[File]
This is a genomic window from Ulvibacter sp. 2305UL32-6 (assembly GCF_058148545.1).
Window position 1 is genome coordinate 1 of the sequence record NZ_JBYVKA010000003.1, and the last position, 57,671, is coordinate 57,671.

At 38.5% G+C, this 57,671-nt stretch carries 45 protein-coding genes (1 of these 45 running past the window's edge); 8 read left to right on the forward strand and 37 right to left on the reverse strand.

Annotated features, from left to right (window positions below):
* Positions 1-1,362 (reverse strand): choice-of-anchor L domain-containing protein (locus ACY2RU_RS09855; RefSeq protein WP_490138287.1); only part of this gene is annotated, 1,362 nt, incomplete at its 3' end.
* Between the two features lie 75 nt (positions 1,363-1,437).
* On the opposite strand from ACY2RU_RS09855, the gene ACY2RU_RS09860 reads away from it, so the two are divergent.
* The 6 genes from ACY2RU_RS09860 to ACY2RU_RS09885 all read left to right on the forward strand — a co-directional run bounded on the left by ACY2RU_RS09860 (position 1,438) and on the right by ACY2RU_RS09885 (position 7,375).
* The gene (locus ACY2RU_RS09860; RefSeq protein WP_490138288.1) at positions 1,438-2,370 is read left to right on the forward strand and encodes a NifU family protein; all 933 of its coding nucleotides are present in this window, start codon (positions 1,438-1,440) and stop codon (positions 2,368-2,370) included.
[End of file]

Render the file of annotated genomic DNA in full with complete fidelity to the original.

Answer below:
This is a genomic window from Ulvibacter sp. 2305UL32-6 (assembly GCF_058148545.1).
Window position 1 is genome coordinate 1 of the sequence record NZ_JBYVKA010000003.1, and the last position, 57,671, is coordinate 57,671.

At 38.5% G+C, this 57,671-nt stretch carries 45 protein-coding genes (1 of these 45 running past the window's edge); 8 read left to right on the forward strand and 37 right to left on the reverse strand.

Annotated features, from left to right (window positions below):
* Positions 1-1,362 (reverse strand): choice-of-anchor L domain-containing protein (locus ACY2RU_RS09855; RefSeq protein WP_490138287.1); only part of this gene is annotated, 1,362 nt, incomplete at its 3' end.
* Between the two features lie 75 nt (positions 1,363-1,437).
* On the opposite strand from ACY2RU_RS09855, the gene ACY2RU_RS09860 reads away from it, so the two are divergent.
* The 6 genes from ACY2RU_RS09860 to ACY2RU_RS09885 all read left to right on the forward strand — a co-directional run bounded on the left by ACY2RU_RS09860 (position 1,438) and on the right by ACY2RU_RS09885 (position 7,375).
* The gene (locus ACY2RU_RS09860; RefSeq protein WP_490138288.1) at positions 1,438-2,370 is read left to right on the forward strand and encodes a NifU family protein; all 933 of its coding nucleotides are present in this window, start codon (positions 1,438-1,440) and stop codon (positions 2,368-2,370) included.